As of today, the following companies are planning to launch, or are already launching, 5G satellites into low orbit around the Earth:
SpaceX, based in the United States, has plans for 42,000 satellites, has already launched 120, intends to launch 60 at a time twice a month during 2020, and is developing a larger rocket that can launch 120 at a time. As soon as 420 satellites are in orbit, it plans to turn them on. That could be as early as February 2020.
OneWeb, based in the United Kingdom, has plans for 5,260 satellites and intends to launch 30 at a time every three to four weeks beginning in January 2020. As soon as 300 satellites are in orbit, in late 2020, it plans to turn them on.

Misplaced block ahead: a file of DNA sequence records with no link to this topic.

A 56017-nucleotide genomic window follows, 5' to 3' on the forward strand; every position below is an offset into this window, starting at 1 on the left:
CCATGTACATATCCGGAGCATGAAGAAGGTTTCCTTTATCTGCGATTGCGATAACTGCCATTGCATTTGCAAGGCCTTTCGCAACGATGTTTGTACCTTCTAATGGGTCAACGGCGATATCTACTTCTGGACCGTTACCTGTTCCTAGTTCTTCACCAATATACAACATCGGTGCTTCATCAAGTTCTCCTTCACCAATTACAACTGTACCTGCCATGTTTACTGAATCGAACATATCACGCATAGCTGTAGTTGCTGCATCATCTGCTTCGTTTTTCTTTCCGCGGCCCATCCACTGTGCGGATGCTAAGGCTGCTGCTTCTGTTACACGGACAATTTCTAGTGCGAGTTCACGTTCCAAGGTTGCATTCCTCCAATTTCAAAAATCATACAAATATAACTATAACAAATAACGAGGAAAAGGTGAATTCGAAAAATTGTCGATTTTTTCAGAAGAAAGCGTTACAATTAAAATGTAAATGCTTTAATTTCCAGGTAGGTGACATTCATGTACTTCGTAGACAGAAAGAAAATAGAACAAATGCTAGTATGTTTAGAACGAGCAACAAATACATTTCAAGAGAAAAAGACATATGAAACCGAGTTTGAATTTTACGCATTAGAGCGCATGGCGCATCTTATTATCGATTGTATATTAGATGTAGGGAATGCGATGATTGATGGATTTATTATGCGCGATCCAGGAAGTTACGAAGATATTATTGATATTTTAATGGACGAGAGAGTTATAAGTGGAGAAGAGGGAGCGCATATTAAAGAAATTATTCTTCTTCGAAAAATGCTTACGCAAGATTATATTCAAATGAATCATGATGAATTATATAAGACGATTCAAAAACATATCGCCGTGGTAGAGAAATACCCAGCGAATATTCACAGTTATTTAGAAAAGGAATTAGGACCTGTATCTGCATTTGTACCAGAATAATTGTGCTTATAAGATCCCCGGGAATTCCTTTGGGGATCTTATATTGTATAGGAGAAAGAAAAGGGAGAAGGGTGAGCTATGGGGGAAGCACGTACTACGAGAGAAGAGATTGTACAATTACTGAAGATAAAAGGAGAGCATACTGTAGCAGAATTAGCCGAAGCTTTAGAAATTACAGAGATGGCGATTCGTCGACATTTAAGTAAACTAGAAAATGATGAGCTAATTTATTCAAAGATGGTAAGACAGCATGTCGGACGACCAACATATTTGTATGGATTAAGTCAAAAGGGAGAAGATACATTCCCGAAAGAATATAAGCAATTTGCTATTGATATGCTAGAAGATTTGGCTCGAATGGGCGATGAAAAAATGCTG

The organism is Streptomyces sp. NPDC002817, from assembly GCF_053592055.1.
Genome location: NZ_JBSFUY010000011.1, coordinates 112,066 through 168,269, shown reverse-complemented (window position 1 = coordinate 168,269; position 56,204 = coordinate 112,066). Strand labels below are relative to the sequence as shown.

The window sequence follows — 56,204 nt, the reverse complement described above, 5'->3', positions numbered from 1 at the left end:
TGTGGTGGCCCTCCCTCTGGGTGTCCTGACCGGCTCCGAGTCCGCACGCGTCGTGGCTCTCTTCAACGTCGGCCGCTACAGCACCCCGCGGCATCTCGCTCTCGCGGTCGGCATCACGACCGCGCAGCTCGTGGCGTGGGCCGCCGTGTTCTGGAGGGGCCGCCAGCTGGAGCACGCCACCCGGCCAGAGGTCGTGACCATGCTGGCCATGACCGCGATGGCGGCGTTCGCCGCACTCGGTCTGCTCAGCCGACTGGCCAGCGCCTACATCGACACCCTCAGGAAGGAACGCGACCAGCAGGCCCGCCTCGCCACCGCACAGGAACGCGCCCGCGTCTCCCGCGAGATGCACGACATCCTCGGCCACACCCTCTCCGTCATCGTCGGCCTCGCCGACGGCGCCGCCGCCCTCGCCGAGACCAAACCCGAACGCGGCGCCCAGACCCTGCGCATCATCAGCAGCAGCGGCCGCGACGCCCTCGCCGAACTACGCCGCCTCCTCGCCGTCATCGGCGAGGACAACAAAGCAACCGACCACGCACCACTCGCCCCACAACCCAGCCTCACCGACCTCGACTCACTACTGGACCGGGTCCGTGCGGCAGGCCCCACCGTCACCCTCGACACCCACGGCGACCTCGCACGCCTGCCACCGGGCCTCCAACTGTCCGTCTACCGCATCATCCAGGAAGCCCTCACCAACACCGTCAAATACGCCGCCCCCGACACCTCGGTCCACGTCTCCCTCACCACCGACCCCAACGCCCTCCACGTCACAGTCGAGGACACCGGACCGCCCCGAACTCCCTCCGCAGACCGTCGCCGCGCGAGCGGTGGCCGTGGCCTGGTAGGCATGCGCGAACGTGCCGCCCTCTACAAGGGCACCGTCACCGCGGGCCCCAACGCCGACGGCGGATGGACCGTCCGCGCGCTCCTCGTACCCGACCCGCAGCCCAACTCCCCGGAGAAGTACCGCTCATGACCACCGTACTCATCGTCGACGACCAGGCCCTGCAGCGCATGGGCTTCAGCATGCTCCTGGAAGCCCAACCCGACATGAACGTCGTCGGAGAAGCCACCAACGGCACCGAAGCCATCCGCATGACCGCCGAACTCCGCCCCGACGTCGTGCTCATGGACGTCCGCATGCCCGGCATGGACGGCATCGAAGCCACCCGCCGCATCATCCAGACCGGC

Telesat, based in Canada, has plans for 512 satellites, and intends to begin service in 2021.
Amazon has plans for 3,236 satellites and intends to begin service as soon as 578 are in orbit.
Facebook has plans for thousands of satellites but has not disclosed its plans to the public.
Roscosmos, the Russian Space Agency, has plans for 640 satellites, to be deployed between 2022 and 2026.
Aerospace Science and Industry Corp., a Chinese state-owned company, has plans for 156 satellites, to be in place by 2022.
The above companies will broadcast only 5G and will sell user devices that will be mounted on homes and vehicles and will function as small cells. Another company, Lynk, has plans for “several thousand” satellites that will communicate directly with cell phones and will broadcast not only 5G, but also 2G, 3G and 4G. Lynk intends to begin service in 2023.
In addition to these satellite plans, Loon, a subsidiary of Google, has a contract to provide Internet to remote areas of the Amazon rainforest in Peru from stratospheric balloons.